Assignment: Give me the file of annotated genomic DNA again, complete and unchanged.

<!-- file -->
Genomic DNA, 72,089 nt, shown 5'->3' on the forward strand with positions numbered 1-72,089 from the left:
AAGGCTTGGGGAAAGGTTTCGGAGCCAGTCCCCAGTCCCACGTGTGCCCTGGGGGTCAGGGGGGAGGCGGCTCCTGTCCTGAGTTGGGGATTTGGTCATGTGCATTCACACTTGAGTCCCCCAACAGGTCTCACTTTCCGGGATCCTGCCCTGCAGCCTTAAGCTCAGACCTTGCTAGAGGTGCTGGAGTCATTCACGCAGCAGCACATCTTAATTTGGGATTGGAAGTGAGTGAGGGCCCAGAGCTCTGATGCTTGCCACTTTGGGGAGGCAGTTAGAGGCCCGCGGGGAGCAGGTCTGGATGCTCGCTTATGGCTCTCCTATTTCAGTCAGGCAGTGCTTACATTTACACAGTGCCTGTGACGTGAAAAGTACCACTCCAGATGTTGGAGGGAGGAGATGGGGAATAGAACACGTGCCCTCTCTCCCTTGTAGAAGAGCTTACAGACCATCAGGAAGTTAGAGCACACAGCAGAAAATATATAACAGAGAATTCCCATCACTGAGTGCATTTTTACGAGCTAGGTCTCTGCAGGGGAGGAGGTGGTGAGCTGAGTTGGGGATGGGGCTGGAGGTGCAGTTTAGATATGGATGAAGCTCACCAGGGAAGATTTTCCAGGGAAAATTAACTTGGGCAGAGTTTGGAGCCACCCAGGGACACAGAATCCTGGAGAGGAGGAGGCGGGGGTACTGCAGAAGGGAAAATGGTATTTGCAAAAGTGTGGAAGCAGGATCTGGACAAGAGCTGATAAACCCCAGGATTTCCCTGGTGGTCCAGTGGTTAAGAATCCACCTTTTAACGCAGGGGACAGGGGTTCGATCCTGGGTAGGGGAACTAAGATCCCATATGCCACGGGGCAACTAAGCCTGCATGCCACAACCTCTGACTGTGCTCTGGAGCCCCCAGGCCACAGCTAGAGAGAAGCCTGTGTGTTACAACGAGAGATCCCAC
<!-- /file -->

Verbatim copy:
Genomic DNA, 72,089 nt, shown 5'->3' on the forward strand with positions numbered 1-72,089 from the left:
AAGGCTTGGGGAAAGGTTTCGGAGCCAGTCCCCAGTCCCACGTGTGCCCTGGGGGTCAGGGGGGAGGCGGCTCCTGTCCTGAGTTGGGGATTTGGTCATGTGCATTCACACTTGAGTCCCCCAACAGGTCTCACTTTCCGGGATCCTGCCCTGCAGCCTTAAGCTCAGACCTTGCTAGAGGTGCTGGAGTCATTCACGCAGCAGCACATCTTAATTTGGGATTGGAAGTGAGTGAGGGCCCAGAGCTCTGATGCTTGCCACTTTGGGGAGGCAGTTAGAGGCCCGCGGGGAGCAGGTCTGGATGCTCGCTTATGGCTCTCCTATTTCAGTCAGGCAGTGCTTACATTTACACAGTGCCTGTGACGTGAAAAGTACCACTCCAGATGTTGGAGGGAGGAGATGGGGAATAGAACACGTGCCCTCTCTCCCTTGTAGAAGAGCTTACAGACCATCAGGAAGTTAGAGCACACAGCAGAAAATATATAACAGAGAATTCCCATCACTGAGTGCATTTTTACGAGCTAGGTCTCTGCAGGGGAGGAGGTGGTGAGCTGAGTTGGGGATGGGGCTGGAGGTGCAGTTTAGATATGGATGAAGCTCACCAGGGAAGATTTTCCAGGGAAAATTAACTTGGGCAGAGTTTGGAGCCACCCAGGGACACAGAATCCTGGAGAGGAGGAGGCGGGGGTACTGCAGAAGGGAAAATGGTATTTGCAAAAGTGTGGAAGCAGGATCTGGACAAGAGCTGATAAACCCCAGGATTTCCCTGGTGGTCCAGTGGTTAAGAATCCACCTTTTAACGCAGGGGACAGGGGTTCGATCCTGGGTAGGGGAACTAAGATCCCATATGCCACGGGGCAACTAAGCCTGCATGCCACAACCTCTGACTGTGCTCTGGAGCCCCCAGGCCACAGCTAGAGAGAAGCCTGTGTGTTACAACGAGAGATCCCAC